Airbus says it is going to build more planes to meet record demand for fuel-efficient airliners.
It also unveiled higher profit for last year, but its forecasts for this year were cautious with revenue predicted to be flat and operating profit growth “moderate”.
“We’re not planning new adventures in 2014, the focus is on execution, execution, execution,” Chief Executive Tom Enders told reporters at a news conference.
Higher costs for its newest widebody jet, the A350, pulled down earnings by 434 million euros.
Airbus Group, which has changed its name from EADS as part of a restructuring, reported turnover of 59.2 billion euros in 2013, up five percent from 2012.
Net profit was 1.46 billion, a 22 percent rise from the previous year’s 1.2 billion.
Europe’s largest aerospace group beat arch-rival Boeing last year for orders – with 1,619 – but was second in terms of jets delivered, and said deliveries this year will be in line with 2013.
The restructuring of its defence and space activities meant a further financial hit of 292 million euros last year.
And with its traditional defence customers in Europe reducing spending, Airbus said it is looking more at export opportunities.
Euronews spoke with Airbus Group’s boss Tom Enders from Toulouse.
Business reporter Giacomo Segantini: “There’s a stark contrast between demand in Europe and other markets. As the pace of growth accelerates in regions like the Middle East, do you expect Airbus Group to become more global also in terms of production?”
“Tom Enders, Airbus Group CEO: “Absolutely. The Airbus Group is already pretty international if you compare us with what we were, say, five or 10 years ago, you would see a striking contrast and you would see that we’ve done a lot of work to become more international. Like building a final assembly line in China, which is operating with great efficiency today, building a final assembly line in one of the largest aviation markets, the United States, in Mobile, Alabama”.
euronews: “Brilliant results from commercial aircraft on the one hand, deep restructuring in your defence and space units on the other. Is the course set at least for the next few years? Are you en route towards your final destination of raising profit margin to 10 percent by 2015?”
Enders: “Well I can confirm that we are well underway, we’re making progress year after year, and the targets for 2013 – if we include, by the way, the A350 programme the 10 percent target translates to seven to eight percent target, but that is something we have explained to investors already last year – we’re making good progress towards this target, and talking about restructuring in space and defense, well this is exactly why we want to drive more profitability, more competitiveness out of that business going forward. And if I look at the progress that business has made during the last 12 months I’m very encouraged to believe we can reach our targets”.
euronews: “Some say the real challenge in the next few years will be keeping up the pace of production and deliveries. Is that it? Or are you more worried about customers suddenly cancelling their orders?”
Enders: “On that front we are fairly relaxed, we have more than 500 large aircraft on backlog, as you mentioned we had during last year an additional 1,500 aircraft, while our production numbers are in the 600s. But we try to deliver our aircraft first [as quickly as possible] to the customers, and this is why we recently decided to increase again the production of our – if I may say so – “bread & butter” business, the A320 family business, to 46 aircrafts [a month] from currently 42, from 2016 onwards. And we are studying even further rate increases for the year to follow.”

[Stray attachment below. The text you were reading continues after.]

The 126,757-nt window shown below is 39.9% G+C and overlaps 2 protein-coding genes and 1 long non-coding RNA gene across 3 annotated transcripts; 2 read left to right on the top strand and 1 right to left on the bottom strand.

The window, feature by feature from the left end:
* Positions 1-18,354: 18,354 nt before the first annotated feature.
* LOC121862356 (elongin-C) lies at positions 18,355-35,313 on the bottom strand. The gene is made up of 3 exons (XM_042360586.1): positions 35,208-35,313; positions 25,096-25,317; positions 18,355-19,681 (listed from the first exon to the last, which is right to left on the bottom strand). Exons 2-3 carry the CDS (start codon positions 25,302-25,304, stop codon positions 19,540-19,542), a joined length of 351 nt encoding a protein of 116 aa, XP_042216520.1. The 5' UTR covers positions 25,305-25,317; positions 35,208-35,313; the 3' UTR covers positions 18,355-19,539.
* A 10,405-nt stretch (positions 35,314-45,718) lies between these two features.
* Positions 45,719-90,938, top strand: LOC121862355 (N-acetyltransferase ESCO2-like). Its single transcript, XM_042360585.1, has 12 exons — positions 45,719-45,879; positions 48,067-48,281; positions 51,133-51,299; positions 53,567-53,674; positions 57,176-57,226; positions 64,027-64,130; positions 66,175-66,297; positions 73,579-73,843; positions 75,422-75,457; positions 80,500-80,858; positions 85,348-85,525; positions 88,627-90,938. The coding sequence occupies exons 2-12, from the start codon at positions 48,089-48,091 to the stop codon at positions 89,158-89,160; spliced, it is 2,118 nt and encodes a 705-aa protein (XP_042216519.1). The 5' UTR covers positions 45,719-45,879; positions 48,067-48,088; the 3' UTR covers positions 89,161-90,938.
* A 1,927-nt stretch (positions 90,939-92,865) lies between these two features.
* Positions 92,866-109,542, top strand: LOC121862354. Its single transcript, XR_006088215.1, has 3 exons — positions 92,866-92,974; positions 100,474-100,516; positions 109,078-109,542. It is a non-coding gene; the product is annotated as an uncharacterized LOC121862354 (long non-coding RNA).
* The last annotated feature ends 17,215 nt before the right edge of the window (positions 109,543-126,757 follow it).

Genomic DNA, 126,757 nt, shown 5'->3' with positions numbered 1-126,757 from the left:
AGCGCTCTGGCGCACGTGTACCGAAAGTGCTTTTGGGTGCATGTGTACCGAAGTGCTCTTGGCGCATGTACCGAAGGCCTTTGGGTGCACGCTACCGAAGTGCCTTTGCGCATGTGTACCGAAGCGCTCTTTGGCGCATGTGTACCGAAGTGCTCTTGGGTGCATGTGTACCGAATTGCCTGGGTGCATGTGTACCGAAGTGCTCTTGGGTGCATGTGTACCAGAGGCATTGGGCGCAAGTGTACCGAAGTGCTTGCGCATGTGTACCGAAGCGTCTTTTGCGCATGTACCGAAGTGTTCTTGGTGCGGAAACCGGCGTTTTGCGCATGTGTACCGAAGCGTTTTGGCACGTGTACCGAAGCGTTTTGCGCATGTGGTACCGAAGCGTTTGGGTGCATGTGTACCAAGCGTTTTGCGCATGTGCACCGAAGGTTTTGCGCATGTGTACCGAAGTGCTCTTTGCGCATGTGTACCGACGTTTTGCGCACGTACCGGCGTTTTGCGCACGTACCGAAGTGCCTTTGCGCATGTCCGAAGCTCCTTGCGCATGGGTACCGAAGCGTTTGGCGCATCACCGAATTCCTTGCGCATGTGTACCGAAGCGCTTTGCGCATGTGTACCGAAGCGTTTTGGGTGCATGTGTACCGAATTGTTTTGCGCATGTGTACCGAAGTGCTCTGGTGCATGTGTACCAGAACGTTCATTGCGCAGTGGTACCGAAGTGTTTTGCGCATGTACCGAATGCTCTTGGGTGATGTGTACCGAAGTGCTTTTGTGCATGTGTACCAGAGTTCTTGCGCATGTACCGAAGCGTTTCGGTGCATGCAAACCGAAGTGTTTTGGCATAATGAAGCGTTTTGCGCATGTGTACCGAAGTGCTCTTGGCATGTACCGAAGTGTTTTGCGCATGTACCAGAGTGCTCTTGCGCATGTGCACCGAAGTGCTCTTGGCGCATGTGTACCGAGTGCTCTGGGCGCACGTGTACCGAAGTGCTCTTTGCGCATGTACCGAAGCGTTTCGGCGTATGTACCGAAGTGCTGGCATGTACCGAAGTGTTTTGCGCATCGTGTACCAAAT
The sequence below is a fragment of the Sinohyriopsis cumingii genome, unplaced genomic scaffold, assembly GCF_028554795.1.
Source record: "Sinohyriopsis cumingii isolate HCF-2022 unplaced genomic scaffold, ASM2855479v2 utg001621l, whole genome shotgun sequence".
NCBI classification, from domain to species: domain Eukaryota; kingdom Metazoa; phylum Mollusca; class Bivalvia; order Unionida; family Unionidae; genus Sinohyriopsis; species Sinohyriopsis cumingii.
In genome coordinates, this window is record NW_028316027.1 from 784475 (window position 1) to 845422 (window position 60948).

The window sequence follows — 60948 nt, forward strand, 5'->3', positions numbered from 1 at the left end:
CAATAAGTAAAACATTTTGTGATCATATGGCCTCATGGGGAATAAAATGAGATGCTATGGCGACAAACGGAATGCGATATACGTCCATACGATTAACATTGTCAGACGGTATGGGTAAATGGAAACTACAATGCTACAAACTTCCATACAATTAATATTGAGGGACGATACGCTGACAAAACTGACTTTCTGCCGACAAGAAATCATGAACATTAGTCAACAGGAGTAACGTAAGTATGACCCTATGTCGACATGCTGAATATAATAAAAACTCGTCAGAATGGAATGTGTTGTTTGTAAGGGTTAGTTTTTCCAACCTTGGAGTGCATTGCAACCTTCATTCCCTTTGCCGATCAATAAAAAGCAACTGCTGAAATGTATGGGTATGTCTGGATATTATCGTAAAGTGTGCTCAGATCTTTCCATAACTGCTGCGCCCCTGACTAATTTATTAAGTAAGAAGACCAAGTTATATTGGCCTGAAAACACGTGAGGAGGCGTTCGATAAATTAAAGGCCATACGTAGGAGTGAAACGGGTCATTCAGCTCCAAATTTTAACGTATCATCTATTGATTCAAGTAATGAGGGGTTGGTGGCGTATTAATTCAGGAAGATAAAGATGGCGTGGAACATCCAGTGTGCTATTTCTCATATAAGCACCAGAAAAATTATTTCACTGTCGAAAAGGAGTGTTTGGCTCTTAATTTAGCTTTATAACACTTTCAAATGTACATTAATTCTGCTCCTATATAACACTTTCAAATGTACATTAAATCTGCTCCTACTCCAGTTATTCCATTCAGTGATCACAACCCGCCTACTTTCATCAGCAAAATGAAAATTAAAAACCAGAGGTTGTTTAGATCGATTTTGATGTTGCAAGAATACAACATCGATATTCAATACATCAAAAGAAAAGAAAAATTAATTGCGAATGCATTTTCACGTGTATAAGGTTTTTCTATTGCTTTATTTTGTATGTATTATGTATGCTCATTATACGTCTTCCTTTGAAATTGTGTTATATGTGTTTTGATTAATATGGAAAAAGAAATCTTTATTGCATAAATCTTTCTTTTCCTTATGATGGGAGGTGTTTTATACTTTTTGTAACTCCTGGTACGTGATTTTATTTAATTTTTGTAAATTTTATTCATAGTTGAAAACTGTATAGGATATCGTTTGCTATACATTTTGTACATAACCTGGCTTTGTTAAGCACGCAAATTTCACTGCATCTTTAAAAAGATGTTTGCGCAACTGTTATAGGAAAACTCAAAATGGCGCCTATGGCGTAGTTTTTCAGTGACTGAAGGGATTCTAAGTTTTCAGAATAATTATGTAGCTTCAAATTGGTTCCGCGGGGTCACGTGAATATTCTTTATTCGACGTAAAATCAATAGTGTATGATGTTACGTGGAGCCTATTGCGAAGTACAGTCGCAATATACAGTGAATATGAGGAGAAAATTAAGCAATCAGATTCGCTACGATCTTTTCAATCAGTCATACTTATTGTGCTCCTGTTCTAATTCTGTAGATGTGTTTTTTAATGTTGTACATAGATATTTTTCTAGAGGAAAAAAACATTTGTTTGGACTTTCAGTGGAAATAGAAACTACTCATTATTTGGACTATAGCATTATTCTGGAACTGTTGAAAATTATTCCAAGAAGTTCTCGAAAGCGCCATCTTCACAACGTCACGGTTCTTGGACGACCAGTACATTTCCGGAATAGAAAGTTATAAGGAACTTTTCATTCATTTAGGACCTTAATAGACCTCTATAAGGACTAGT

euronews: “One last question: after the losses imposed by your latest overhaul, some people fear the lack of new aircraft development programmes could have an impact on jobs, especially on engineering sub-contractors. Is that the case? Are you slowing down the pace of renewal to give the company more time to absorb costs?”
Enders: “Obviously if you develop an all-new aircraft that may cost you 10, 12, 15 billion euros or more if you screw it up. If [instead] you re-engineer an aircraft, as we did with the A320, that comes at a fraction of the cost, but what is more important is the incremental development. That doesn’t mean we will stop entirely new development. And we will prepare ourselves in terms of R&D (research and development) also for the future. But we’ve never given a guarantee to either our engineering force, nor to subcontractors, that for ever and ever we would grow the engineering troops here. This can mean ups and downs, there will be swings, but in general expect us to be as creative and as innovative as we’ve been in the past. Perhaps a little bit different when we did it in the decades past.”
Production hike to include the United States
As Tom Enders explained in that interview, Airbus is to raise output of its A320 family of small jets to 46 aircraft a month by the second quarter of 2016 from 42 now. Boeing’s rival jet – the 737 – aims to hit 47 a month by 2017.
The increase means Airbus will be producing an A320 family jet, worth around $100 million (72.9 million euros) at list prices, every seven working hours.
The ramp-up to 46 appeared at least partly to reflect already announced additions to capacity as a new assembly plant in the U.S. state of Alabama prepares to come on stream.
Airbus has said it plans to start delivering jets from Mobile, Alabama from 2016, rising eventually to four a month. Those plans had not previously been included in Airbus’s main production target.
Enders comments appeared to confirm that Airbus would not cut output in Europe to make way for the new US plant.